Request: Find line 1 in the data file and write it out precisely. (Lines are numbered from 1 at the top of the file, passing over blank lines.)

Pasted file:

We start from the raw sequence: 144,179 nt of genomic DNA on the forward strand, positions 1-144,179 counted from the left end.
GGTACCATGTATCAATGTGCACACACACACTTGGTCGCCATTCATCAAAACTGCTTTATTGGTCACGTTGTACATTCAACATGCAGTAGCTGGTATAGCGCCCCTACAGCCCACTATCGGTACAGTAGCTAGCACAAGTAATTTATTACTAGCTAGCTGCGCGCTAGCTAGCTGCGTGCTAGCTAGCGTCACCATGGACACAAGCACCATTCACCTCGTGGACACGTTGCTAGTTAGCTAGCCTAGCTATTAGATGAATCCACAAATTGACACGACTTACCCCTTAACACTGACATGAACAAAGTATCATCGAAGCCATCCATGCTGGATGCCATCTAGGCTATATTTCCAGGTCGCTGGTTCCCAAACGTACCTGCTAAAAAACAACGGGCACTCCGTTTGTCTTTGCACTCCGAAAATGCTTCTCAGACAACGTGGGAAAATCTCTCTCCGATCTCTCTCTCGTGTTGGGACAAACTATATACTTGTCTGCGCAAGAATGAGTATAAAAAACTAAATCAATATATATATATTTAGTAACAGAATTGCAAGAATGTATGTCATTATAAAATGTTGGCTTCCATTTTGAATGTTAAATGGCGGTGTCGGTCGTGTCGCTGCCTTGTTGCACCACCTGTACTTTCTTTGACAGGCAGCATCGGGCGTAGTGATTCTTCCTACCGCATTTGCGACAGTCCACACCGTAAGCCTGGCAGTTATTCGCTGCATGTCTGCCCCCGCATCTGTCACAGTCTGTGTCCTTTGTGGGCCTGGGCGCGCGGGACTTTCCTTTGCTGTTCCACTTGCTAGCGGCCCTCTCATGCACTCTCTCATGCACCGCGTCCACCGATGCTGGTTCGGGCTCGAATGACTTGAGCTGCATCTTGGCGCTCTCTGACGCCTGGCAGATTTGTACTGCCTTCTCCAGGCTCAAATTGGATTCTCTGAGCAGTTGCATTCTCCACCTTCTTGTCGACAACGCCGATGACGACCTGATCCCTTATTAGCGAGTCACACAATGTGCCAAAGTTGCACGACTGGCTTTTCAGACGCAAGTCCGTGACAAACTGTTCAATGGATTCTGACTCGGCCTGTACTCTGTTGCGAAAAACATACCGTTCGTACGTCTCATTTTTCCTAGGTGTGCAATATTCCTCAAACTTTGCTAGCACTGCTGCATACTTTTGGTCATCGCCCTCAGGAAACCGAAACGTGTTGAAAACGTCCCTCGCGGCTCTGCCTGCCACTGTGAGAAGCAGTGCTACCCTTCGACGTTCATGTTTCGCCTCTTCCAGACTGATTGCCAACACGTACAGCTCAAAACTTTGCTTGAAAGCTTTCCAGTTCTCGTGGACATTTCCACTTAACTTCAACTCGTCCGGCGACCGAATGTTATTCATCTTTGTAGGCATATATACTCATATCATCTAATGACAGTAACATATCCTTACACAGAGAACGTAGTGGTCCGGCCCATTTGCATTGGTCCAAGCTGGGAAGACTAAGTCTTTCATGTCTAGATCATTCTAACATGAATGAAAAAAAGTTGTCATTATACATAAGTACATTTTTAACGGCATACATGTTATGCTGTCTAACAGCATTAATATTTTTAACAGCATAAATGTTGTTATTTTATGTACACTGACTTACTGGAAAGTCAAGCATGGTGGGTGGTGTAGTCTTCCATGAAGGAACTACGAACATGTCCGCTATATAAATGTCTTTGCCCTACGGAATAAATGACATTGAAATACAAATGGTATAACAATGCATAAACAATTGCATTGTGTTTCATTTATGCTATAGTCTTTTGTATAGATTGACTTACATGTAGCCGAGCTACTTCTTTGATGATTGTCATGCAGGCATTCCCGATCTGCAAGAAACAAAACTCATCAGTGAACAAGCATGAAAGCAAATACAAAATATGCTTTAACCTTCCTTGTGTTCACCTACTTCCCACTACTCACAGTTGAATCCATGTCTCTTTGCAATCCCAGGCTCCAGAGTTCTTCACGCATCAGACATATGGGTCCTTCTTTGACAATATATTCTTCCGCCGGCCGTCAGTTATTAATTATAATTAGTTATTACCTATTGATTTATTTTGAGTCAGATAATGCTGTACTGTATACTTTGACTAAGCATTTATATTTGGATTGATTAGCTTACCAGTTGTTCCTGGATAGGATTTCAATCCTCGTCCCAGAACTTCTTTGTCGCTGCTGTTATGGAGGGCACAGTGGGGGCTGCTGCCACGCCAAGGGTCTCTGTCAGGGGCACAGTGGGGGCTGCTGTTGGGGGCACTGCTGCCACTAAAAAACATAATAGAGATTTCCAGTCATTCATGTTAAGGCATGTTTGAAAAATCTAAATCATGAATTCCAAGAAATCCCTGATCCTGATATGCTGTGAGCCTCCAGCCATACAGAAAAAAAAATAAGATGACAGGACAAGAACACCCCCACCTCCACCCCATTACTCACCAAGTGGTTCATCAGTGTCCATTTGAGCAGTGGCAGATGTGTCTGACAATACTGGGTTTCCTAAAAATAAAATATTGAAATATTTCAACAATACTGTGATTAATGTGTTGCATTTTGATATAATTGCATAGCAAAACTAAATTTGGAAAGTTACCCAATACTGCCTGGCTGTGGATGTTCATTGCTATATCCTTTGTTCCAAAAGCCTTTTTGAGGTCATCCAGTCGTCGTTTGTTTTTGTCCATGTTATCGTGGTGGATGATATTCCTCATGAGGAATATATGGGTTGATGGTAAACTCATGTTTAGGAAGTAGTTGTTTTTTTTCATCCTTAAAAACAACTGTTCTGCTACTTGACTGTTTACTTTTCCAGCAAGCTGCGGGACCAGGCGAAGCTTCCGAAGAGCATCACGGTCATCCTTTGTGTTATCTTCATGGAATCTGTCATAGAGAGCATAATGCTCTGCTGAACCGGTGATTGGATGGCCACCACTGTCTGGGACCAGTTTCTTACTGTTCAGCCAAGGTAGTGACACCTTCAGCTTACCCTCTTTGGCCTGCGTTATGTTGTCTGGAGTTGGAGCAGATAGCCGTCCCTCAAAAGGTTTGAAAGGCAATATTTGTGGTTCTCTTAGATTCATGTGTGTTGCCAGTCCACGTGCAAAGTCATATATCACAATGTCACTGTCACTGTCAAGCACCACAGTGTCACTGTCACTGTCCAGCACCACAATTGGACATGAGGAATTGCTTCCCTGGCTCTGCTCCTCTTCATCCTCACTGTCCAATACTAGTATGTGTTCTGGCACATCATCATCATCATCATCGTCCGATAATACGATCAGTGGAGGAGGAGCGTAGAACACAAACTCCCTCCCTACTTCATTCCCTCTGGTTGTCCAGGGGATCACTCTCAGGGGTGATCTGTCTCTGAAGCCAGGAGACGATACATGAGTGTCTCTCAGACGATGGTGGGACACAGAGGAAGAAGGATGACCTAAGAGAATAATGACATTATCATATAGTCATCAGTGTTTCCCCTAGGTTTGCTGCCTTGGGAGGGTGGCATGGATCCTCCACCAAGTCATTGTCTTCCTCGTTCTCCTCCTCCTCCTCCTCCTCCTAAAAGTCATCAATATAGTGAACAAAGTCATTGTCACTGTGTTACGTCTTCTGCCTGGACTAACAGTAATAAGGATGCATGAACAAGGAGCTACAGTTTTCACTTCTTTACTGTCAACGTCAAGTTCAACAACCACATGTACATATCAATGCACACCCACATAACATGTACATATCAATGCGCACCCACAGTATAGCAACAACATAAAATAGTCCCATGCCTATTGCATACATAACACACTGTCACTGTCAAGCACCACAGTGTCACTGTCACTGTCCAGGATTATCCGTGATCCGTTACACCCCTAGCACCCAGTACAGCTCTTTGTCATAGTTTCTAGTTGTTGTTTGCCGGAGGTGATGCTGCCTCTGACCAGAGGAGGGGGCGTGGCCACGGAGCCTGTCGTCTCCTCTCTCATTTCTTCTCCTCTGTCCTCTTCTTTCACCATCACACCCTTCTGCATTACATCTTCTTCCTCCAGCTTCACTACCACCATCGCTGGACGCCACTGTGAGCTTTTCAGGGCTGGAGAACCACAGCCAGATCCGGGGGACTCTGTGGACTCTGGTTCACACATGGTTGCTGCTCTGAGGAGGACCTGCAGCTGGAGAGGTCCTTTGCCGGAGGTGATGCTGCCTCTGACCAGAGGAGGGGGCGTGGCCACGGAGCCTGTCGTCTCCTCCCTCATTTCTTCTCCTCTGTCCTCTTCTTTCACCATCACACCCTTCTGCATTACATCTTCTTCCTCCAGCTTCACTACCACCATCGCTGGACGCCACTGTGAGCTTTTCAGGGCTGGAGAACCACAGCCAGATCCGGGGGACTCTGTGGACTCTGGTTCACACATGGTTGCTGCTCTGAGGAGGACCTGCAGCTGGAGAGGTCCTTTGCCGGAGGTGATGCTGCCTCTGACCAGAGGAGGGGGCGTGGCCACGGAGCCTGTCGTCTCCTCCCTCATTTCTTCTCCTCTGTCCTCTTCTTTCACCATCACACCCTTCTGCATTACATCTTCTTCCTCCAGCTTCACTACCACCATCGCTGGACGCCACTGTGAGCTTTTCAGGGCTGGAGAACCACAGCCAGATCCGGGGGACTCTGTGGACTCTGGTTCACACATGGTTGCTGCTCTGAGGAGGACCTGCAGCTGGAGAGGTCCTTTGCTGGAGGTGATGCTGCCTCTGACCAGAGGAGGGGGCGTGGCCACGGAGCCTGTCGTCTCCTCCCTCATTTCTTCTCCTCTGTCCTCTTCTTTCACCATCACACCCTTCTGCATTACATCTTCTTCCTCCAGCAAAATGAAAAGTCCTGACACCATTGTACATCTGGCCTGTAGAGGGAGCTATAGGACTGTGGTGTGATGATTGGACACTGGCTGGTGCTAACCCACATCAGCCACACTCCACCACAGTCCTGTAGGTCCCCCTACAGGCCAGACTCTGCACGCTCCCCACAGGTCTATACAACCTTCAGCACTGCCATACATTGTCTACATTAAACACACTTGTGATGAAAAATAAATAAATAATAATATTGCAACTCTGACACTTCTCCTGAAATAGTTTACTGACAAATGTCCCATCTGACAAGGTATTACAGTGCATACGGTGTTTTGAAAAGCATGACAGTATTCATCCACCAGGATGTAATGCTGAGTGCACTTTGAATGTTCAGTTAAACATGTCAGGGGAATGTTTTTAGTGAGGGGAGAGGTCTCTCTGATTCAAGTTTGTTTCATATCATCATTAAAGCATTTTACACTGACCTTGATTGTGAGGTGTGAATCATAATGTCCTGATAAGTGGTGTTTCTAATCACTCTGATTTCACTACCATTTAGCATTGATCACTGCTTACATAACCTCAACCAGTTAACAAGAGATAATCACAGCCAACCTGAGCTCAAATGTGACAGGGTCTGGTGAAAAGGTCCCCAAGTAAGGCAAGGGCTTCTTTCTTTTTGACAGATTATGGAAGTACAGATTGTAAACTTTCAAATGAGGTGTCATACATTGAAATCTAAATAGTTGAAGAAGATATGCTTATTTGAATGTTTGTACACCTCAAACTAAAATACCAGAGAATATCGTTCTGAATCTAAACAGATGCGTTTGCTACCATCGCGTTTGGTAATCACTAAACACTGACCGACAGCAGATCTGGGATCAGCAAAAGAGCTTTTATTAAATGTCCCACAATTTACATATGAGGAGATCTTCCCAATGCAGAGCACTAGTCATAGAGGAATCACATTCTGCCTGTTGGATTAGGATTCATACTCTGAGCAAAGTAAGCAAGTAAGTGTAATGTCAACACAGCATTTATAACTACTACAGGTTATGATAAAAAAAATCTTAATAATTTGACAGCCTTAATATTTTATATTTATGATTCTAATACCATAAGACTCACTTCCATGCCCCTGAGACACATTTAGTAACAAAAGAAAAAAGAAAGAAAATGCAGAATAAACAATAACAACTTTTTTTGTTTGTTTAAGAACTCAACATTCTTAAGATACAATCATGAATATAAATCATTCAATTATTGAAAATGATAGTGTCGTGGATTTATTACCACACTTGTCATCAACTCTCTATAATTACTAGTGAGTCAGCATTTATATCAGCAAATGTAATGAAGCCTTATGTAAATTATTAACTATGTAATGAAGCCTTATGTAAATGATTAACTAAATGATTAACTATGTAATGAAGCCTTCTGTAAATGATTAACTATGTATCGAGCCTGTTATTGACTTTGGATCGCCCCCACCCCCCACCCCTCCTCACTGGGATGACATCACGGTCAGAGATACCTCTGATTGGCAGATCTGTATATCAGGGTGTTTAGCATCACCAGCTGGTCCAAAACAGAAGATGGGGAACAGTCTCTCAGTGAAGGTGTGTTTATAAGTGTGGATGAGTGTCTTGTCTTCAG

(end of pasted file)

We start from the raw sequence: 144,179 nt of genomic DNA on the forward strand, positions 1-144,179 counted from the left end.